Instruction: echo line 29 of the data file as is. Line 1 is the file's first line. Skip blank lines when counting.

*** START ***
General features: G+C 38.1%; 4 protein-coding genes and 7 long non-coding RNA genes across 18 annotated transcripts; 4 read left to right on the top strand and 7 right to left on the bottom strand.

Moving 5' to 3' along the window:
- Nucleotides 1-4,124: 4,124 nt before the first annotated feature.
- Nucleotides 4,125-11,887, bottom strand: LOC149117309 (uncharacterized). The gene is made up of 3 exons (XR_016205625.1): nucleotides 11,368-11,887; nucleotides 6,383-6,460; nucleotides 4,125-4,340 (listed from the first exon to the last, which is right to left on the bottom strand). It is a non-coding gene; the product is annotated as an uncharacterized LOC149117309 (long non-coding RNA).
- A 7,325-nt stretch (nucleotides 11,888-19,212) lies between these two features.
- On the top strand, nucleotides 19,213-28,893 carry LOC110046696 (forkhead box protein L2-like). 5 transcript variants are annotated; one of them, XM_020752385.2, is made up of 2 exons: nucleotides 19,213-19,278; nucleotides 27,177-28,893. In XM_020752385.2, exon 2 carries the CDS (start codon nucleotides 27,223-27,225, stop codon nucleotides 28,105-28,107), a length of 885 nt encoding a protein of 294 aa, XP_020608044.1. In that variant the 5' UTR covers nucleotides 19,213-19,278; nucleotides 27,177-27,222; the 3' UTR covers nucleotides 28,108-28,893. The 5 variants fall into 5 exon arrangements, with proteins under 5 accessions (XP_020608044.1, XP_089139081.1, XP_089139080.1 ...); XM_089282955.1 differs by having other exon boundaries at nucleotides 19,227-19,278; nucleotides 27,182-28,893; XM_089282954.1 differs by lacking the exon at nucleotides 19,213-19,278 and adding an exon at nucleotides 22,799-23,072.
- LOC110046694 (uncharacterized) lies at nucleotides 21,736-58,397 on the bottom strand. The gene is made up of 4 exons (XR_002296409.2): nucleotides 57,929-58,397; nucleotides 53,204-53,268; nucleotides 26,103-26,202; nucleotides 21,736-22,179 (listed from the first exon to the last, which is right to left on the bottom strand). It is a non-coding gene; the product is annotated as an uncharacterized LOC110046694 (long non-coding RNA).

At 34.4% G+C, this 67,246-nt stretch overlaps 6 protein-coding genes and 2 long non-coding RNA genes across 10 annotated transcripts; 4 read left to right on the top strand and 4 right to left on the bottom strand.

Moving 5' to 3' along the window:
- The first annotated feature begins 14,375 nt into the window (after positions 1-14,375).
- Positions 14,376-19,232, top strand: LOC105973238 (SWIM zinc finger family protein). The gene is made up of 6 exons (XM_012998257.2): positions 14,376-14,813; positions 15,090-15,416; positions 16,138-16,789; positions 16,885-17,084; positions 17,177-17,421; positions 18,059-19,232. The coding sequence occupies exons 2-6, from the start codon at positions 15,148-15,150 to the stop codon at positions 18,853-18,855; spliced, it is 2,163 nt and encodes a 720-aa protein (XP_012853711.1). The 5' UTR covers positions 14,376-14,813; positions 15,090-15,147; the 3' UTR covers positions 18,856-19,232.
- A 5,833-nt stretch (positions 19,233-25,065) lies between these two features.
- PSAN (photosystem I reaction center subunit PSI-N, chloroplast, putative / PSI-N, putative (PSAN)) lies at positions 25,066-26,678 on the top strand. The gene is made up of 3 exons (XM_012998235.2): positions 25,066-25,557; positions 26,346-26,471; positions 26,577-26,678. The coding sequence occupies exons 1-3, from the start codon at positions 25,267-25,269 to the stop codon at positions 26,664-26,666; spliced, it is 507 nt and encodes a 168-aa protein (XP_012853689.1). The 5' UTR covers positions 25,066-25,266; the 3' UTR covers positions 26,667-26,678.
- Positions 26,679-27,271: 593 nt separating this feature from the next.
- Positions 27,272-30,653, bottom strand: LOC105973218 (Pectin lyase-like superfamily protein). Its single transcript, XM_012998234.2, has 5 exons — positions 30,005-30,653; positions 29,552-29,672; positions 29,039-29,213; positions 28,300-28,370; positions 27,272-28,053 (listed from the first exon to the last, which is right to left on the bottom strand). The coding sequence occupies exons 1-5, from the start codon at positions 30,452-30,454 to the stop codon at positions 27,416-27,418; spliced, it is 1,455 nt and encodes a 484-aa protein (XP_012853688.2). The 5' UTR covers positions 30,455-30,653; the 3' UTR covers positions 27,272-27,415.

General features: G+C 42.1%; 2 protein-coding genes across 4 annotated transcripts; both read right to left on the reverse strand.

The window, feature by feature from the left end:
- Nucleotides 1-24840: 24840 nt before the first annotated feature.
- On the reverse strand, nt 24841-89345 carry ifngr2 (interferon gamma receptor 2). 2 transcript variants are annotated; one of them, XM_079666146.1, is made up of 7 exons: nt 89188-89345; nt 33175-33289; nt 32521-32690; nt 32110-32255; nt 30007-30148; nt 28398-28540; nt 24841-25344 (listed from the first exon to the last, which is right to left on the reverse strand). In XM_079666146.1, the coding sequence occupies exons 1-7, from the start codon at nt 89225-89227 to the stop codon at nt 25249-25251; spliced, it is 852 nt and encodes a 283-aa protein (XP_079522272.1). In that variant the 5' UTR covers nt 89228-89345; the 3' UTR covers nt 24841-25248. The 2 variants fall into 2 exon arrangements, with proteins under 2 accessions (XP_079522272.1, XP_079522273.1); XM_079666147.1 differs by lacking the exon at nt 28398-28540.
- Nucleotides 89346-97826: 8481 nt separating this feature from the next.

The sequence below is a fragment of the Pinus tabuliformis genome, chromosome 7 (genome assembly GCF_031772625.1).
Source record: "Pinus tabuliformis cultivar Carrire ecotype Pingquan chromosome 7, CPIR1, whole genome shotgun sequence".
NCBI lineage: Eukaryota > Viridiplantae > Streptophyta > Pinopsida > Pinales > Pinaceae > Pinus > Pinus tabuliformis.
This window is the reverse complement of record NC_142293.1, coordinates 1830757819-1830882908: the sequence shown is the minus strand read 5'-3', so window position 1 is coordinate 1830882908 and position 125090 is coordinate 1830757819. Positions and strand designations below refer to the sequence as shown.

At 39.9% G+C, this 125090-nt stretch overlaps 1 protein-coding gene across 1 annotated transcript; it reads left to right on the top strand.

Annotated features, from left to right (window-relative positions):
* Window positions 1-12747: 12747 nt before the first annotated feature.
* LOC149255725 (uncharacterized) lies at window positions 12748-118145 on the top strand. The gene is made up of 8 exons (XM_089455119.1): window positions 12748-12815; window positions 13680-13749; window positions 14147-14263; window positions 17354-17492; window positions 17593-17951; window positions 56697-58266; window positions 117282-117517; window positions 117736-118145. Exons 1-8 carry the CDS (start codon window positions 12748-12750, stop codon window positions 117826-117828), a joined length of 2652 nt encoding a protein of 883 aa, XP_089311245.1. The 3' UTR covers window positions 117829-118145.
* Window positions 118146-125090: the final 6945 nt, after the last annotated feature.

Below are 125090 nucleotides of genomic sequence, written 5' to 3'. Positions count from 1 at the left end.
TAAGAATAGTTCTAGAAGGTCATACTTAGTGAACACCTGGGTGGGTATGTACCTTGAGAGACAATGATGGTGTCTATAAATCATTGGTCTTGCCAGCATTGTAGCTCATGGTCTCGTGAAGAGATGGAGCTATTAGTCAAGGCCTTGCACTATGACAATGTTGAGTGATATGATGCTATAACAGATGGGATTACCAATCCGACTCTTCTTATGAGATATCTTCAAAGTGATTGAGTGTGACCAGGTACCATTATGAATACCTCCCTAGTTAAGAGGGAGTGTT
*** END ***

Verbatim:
* Window positions 118146-125090: the final 6945 nt, after the last annotated feature.